The U.S. Energy Department’s Energy Information Administration reports that Algerian natural gas production has been in decline since 2005 because of field maturation. There have been several new projects discussed but few have gone on stream. Algeria has the 10th largest gas deposits in the world and is the third-largest supplier to Europe. Its exports have been in decline, however, because of lagging foreign investments.
Black Spruce Exploration wants to use hydraulic fracturing, the process of extracting natural gas from shale rock layers deep within the earth, to find oil and gas in Sally’s Cove and other areas, which lie just a few hundred meters from the boundaries of Gros Morne National Park, located in Newfoundland’s west coast. UNESCO has indicated a potential threat to remove the park’s status as a world heritage site should the plans go forward. UNESCO’s chief for North America’s heritage sites has recommended that the world heritage committee monitor the situation when it holds its annual meeting in Cambodia in June.
The Energy Resources Conservation Board (ERCB) issued Directive 083: Hydraulic Fracturing – Subsurface Integrity (Directive 083), following a two-month stakeholder consultation period. Directive 083 represents a notable enhancement to existing regulatory oversight and monitoring as resources development continues and technology adapts. Some of these modifications include:
· Additional requirements for wellbore integrity, design and testing, including the option for single- and dual-barrier design.
· Conduct comprehensive risk assessments related to interwellbore communication and nonsaline* aquifers prior to the start of hydraulic fracturing operations.
· Conduct modeling prior to hydraulic fracturing operations to reduce the likelihood of interwellbore communication and prevent nonsaline aquifers from being adversely affected.
State-owned Coal India will not allow the government to auction shale gas blocks in its command area, its chairman S Narsing Rao said. This takes away substantial portion of shale gas reserves in Damodar basin, Bengal basin and in the Assam-Arakan basin that the petroleum ministry is planning to auction later this year.
The Indonesian government offered 21 oil, gas and shale gas blocks to investors through direct and regular tenders in a bid to boost oil and gas output. The blocks are expected to increase Indonesia’s reserves by 3.1 billion barrels of oil and 57.6 Tcf of gas.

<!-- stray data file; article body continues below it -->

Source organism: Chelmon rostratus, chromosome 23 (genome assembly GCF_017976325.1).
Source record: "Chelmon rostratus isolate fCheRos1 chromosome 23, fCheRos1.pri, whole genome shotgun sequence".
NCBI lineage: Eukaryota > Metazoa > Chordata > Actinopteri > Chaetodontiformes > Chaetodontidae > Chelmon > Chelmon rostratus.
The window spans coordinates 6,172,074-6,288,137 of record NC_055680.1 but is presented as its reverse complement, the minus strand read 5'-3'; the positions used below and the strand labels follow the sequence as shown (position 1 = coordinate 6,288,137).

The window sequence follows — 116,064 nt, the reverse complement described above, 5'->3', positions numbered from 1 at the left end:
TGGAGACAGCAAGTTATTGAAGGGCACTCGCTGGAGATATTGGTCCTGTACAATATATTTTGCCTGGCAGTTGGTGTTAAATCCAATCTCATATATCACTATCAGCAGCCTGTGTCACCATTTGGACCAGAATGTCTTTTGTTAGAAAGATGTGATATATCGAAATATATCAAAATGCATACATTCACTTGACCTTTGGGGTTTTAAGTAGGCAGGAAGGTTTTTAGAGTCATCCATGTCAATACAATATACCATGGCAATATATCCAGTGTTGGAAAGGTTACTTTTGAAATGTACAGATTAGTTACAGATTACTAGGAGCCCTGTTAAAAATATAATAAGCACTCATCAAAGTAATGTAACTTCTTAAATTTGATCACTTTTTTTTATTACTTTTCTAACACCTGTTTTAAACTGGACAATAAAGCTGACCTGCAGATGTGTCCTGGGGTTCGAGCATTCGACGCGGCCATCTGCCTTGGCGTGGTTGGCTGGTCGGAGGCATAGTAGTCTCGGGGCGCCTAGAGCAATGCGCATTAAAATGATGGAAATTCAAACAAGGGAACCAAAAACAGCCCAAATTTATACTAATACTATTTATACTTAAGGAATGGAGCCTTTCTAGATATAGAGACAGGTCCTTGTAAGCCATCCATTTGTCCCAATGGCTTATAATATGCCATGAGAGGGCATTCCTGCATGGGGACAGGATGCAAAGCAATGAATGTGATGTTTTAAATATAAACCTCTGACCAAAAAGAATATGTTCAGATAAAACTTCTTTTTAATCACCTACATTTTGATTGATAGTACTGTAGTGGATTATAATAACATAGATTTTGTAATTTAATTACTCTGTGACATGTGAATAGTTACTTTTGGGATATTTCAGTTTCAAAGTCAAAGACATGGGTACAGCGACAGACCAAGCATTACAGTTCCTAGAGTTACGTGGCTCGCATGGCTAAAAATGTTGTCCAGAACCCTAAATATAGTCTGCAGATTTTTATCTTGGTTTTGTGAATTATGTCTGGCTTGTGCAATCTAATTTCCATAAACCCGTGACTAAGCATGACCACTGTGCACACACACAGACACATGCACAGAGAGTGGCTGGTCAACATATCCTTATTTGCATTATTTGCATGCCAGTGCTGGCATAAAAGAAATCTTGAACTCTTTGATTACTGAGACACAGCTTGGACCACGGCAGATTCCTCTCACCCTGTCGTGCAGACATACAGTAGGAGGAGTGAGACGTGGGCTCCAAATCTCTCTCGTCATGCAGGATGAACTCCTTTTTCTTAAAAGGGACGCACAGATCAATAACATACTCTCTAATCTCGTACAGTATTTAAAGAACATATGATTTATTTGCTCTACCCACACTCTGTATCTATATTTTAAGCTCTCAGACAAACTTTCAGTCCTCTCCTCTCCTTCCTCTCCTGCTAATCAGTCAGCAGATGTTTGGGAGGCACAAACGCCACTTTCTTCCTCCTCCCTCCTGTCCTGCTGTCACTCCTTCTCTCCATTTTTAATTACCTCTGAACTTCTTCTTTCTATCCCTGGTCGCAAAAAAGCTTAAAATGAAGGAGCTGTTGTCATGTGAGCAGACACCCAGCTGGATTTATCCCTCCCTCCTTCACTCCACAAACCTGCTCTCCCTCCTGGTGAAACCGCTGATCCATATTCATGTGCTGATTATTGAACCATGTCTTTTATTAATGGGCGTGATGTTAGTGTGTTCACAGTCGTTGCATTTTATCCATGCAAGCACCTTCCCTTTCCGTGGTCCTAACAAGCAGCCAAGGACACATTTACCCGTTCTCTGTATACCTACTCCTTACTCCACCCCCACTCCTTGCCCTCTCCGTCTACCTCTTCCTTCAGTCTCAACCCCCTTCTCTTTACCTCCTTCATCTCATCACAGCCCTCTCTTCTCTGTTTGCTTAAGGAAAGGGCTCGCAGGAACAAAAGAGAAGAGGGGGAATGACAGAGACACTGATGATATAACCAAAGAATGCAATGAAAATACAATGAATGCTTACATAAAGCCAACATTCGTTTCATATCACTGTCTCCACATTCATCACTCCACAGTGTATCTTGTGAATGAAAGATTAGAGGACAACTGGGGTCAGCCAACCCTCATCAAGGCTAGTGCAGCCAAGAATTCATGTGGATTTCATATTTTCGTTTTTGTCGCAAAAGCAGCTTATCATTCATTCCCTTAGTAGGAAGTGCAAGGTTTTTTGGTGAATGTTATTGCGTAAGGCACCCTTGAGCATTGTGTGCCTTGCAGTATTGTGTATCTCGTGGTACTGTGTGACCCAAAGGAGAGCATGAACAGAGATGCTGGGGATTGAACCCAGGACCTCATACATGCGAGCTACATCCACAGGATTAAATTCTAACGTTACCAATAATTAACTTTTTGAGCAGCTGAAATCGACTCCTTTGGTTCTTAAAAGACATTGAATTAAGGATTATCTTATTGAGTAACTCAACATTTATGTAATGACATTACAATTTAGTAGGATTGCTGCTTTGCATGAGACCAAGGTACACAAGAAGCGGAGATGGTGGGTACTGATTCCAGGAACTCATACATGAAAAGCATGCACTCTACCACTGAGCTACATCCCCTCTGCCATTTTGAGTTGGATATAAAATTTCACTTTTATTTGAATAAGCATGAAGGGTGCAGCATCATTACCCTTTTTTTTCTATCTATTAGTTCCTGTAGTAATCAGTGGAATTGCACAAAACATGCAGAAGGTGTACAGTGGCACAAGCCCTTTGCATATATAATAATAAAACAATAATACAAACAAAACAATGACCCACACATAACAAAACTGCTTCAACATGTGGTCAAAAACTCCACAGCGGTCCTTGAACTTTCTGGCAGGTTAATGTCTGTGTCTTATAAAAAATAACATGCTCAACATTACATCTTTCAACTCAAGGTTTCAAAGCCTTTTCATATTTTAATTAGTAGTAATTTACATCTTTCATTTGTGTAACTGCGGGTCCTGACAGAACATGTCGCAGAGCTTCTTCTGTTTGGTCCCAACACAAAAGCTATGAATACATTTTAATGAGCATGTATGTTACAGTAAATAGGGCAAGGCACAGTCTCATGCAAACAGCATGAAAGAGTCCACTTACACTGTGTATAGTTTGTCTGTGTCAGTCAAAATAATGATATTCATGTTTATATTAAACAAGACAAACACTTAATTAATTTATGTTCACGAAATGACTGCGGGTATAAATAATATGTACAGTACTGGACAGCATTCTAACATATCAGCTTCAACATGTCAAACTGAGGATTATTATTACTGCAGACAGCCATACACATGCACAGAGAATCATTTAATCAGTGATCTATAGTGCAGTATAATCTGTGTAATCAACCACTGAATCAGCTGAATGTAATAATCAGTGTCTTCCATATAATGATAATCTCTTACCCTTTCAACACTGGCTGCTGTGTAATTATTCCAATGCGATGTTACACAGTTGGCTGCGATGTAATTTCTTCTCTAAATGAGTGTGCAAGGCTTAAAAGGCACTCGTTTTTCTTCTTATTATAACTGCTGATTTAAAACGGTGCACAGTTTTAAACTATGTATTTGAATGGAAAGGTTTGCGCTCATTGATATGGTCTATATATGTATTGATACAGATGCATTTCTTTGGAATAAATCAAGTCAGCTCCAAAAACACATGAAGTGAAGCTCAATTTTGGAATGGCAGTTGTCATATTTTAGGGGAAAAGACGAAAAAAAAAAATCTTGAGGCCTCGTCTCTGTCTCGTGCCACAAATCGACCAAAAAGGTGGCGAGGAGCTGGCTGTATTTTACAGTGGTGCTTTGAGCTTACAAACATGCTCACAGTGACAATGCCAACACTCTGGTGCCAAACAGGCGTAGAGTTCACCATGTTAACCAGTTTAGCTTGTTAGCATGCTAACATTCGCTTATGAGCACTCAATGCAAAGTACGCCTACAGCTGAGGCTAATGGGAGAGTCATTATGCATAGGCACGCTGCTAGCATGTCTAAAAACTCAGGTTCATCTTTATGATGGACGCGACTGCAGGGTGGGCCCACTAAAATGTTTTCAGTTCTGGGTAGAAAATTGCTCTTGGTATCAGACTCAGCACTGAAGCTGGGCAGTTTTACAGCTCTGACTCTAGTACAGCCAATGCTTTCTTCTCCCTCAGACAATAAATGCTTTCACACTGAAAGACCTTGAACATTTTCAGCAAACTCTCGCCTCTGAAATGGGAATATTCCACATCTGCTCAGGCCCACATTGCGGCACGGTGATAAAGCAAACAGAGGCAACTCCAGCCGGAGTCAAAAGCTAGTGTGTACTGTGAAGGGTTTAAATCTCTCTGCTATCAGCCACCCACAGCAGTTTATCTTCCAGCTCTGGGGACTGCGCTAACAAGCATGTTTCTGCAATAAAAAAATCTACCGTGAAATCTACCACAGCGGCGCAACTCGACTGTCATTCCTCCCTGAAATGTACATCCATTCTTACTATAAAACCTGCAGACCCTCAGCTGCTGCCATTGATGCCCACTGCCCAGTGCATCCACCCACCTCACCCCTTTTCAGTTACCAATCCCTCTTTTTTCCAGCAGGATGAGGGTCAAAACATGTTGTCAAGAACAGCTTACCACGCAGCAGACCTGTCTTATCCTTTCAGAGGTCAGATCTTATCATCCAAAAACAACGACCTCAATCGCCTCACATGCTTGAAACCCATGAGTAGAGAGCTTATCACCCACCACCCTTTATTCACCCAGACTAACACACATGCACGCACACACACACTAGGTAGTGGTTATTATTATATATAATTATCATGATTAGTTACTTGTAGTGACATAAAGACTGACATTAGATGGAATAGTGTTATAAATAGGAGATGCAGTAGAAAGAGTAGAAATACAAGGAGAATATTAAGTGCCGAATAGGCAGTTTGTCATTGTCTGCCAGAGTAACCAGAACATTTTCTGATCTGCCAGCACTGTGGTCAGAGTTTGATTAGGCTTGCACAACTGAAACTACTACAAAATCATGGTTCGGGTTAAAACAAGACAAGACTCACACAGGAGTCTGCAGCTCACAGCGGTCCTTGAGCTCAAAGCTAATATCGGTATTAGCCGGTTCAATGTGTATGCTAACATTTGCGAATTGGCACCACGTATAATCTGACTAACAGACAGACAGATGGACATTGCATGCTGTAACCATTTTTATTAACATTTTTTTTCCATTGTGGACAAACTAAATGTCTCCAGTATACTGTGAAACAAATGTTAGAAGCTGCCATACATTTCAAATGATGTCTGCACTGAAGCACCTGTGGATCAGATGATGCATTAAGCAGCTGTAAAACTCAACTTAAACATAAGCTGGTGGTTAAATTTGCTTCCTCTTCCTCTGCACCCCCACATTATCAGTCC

Poland will not collect taxes on the production of shale gas until 2020 to make its extraction more financially attractive after several foreign players quit the Polish market in the past few months, Jacek Rostowski the finance minister said. Poland’s government is determined to make a success of shale gas to cut its dependence on natural gas imported from Russia, but attracting investors grew harder after the country drastically scaled back estimates for reserves.
Gazprom Neft has conducted what it says is the first hydraulic fracturing ever on Russia’s Yamal Pensinsula at geologically complex Novoport oil and gas condensate field. A subsidiary performed five frac jobs in Jurassic reservoirs in four wells—single fracs in vertical wells and a multistage frac in a horizontal well.
British Energy Minister Michael Fallon, speaking in the House of Commons before a newly formed parliamentary group on unconventional oil and gas, said the government has been busily promoting shale development since a moratorium on “fracking” was removed in December. Britain has issued more than 300 licenses for onshore oil and natural gas exploration since a ban on shale gas hydraulic fracturing was lifted.
For additional information, please contact Bo Ollison with HBW Resources. His contact information is below.
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Houston, TX 77098